Over the years I’ve become a bigger and bigger believer in trying to match your reading to season or circumstance. The setting of a novel and that of your own surroundings can have a bigger effect on a book’s success than you may think. So getting the chance to tackle Denis Johnson’s National Book Award winning Viet Nam novel Tree of Smoke amidst the isolation and surrounding wilderness of Cedar Mountain, North Carolina proved to be the perfect reading environment to absorb this rumbling giant of a book.
This is Johnson’s second masterpiece (Jesus’ Son being the first) and quite possibly the best thing he has or ever will write. I’m always hesitant to make this comparison but its scope and vision are reminiscent of my personal gold standard for modern fiction, Don DeLillo’s Underworld. There is the same lost America, the same shadow of historical events but everything is told from ground level, from within these incredibly personal stories of people in the midst of their lives only vaguely aware of the greater significance of it all. Johnson relies much less on the perfectly constructed sentences that make up the framework of DeLillo’s work and instead adopts an almost objective voice and a tremendous confidence that carry the book so swiftly that the rare moments of literary brilliance can sometimes flash by if you don’t slow yourself down enough to catch them. But the lasting impressions of the people, the places, the stories within stories remain vibrant and strong weeks after you’ve finished the last page and put it back on the shelf.
I found myself marveling again and again at how Johnson found his way so deep inside these characters – the private moments, details and inner thoughts that he weaves together to form this fractured narrative with such easy motion. The book seems to move on its own propelled by action that takes place largely in the present tense with the rare flashback used in relation to a letter or floating memory. I know that Johnson does exhaustive research and probably brought a good deal of personal history to this story. In fact I imagine he has been compiling this material over a long stretch of time, forcing himself to wait until he was in the proper frame of mind or period in his life before attempting to bring it all fully to life. It also seems as if he absorbed all the articles, books, films and theories related to Viet Nam and forced himself to work outside of them, artfully dodging cliché by putting his trust squarely inside the strength of his characters. There is a glaring exception in the form of his Kurtz-like Colonel but even here he draws the man with such skill, with such an original bend that he becomes something wholly of Johnson’s creation. This is also not to say that the big ideas are mising they’re just never stated explicitly. The paranoia, the misplaced patriotism, the bad decisions, the stark contrast of this exotic jungle against the Kansas model hometowns, the futility of religion in the midst of war, the untreatable damage done to the minds of these men – it’s all there without him ever having to tell you in terms as direct as these.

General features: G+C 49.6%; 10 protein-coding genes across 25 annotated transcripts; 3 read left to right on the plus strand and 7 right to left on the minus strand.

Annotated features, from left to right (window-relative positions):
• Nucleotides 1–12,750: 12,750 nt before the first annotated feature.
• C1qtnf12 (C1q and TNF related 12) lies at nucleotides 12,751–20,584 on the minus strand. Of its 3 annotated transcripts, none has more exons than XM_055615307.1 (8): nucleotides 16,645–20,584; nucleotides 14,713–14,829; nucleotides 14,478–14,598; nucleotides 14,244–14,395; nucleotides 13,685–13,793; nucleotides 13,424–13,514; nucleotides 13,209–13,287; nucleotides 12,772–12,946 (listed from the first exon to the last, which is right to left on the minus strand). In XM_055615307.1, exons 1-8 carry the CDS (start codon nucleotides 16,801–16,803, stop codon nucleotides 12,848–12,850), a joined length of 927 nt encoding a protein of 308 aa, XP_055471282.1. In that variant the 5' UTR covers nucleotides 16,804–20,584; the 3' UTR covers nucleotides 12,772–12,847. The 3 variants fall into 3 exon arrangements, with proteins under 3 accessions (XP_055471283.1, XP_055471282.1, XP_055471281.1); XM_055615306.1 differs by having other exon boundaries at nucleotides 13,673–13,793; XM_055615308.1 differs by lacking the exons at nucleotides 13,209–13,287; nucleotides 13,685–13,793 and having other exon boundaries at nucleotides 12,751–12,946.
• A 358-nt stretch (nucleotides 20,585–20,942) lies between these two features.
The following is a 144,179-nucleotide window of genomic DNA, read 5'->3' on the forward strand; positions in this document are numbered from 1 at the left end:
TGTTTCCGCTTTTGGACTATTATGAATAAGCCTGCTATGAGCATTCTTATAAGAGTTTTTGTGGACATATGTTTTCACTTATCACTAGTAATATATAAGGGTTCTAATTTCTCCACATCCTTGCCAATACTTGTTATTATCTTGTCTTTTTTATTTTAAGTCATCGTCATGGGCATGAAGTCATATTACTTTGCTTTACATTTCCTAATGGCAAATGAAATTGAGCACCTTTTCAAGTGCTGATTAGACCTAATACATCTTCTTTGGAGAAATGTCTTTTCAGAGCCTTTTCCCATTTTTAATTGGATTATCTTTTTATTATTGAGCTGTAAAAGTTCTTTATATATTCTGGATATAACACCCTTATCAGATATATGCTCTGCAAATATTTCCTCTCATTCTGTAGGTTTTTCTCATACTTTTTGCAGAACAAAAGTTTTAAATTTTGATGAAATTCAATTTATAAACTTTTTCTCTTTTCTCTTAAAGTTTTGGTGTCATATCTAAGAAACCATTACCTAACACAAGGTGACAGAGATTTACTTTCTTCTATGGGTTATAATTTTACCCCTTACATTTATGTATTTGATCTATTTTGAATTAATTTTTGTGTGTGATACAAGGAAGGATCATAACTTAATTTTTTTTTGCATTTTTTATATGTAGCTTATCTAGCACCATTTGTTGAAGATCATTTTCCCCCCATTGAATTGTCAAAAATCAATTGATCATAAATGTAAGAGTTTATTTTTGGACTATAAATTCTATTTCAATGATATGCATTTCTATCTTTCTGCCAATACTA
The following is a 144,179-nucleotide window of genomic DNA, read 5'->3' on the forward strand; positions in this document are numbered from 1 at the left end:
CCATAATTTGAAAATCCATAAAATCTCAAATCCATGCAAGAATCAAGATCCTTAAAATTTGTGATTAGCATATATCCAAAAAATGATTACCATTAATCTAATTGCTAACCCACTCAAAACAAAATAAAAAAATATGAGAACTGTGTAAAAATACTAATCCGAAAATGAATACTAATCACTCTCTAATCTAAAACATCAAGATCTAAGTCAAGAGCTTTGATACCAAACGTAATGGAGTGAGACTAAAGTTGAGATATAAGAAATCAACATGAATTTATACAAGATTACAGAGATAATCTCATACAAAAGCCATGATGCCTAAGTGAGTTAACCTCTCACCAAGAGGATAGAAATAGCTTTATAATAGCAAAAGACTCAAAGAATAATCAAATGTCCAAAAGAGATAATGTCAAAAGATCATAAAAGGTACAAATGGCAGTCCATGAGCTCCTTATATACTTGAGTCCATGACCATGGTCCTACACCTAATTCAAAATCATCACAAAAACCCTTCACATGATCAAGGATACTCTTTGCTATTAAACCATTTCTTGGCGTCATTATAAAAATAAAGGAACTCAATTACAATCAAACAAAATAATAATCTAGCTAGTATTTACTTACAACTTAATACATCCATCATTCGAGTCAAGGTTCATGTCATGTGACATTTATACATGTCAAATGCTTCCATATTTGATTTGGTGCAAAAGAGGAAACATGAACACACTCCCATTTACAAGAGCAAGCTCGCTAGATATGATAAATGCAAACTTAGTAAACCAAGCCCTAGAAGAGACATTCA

Jim Lewis writing for the New York Times said of the book, “Epiphanies occur in almost every book, but a credible apocalypse is much harder to find.” I couldn’t agree more. The book builds a formidable monster from the sum of its extraordinary parts, none stronger or weaker than the other and is able to create an understanding through the lasting impression it makes. A lesser writer might have given in to the temptation to spell it all out in grand language.
Tree of Smoke is an instant classic and a book I will gladly return to at some point in the future to try and catch the many subtleties that may have slipped past the first time around.